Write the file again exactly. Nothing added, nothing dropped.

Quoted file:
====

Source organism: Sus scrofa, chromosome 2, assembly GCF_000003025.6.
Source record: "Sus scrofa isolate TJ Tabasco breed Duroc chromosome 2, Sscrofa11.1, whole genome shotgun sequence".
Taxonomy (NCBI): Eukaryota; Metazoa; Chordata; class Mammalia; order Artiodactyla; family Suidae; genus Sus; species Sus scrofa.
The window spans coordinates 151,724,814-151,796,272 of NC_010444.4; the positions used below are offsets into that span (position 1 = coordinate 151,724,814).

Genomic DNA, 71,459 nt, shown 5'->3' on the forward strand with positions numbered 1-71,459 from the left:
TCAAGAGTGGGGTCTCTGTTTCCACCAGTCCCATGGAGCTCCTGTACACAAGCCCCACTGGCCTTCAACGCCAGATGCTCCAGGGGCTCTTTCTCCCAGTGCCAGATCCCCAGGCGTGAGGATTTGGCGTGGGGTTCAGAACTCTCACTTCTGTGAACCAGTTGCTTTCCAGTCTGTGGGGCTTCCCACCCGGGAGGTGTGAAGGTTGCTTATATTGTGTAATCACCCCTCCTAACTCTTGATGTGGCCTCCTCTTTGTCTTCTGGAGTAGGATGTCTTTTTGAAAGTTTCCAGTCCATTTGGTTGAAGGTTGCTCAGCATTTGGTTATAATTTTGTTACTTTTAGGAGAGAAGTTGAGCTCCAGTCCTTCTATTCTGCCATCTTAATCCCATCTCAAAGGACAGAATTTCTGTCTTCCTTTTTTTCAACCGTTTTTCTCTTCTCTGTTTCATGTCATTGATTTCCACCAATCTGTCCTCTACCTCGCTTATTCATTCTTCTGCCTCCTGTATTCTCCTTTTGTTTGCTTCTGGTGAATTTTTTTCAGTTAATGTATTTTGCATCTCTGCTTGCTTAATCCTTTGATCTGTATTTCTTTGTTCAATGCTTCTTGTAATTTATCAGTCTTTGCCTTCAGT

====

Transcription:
Source organism: Sus scrofa, chromosome 2, assembly GCF_000003025.6.
Source record: "Sus scrofa isolate TJ Tabasco breed Duroc chromosome 2, Sscrofa11.1, whole genome shotgun sequence".
Taxonomy (NCBI): Eukaryota; Metazoa; Chordata; class Mammalia; order Artiodactyla; family Suidae; genus Sus; species Sus scrofa.
The window spans coordinates 151,724,814-151,796,272 of NC_010444.4; the positions used below are offsets into that span (position 1 = coordinate 151,724,814).

Genomic DNA, 71,459 nt, shown 5'->3' on the forward strand with positions numbered 1-71,459 from the left:
TCAAGAGTGGGGTCTCTGTTTCCACCAGTCCCATGGAGCTCCTGTACACAAGCCCCACTGGCCTTCAACGCCAGATGCTCCAGGGGCTCTTTCTCCCAGTGCCAGATCCCCAGGCGTGAGGATTTGGCGTGGGGTTCAGAACTCTCACTTCTGTGAACCAGTTGCTTTCCAGTCTGTGGGGCTTCCCACCCGGGAGGTGTGAAGGTTGCTTATATTGTGTAATCACCCCTCCTAACTCTTGATGTGGCCTCCTCTTTGTCTTCTGGAGTAGGATGTCTTTTTGAAAGTTTCCAGTCCATTTGGTTGAAGGTTGCTCAGCATTTGGTTATAATTTTGTTACTTTTAGGAGAGAAGTTGAGCTCCAGTCCTTCTATTCTGCCATCTTAATCCCATCTCAAAGGACAGAATTTCTGTCTTCCTTTTTTTCAACCGTTTTTCTCTTCTCTGTTTCATGTCATTGATTTCCACCAATCTGTCCTCTACCTCGCTTATTCATTCTTCTGCCTCCTGTATTCTCCTTTTGTTTGCTTCTGGTGAATTTTTTTCAGTTAATGTATTTTGCATCTCTGCTTGCTTAATCCTTTGATCTGTATTTCTTTGTTCAATGCTTCTTGTAATTTATCAGTCTTTGCCTTCAGT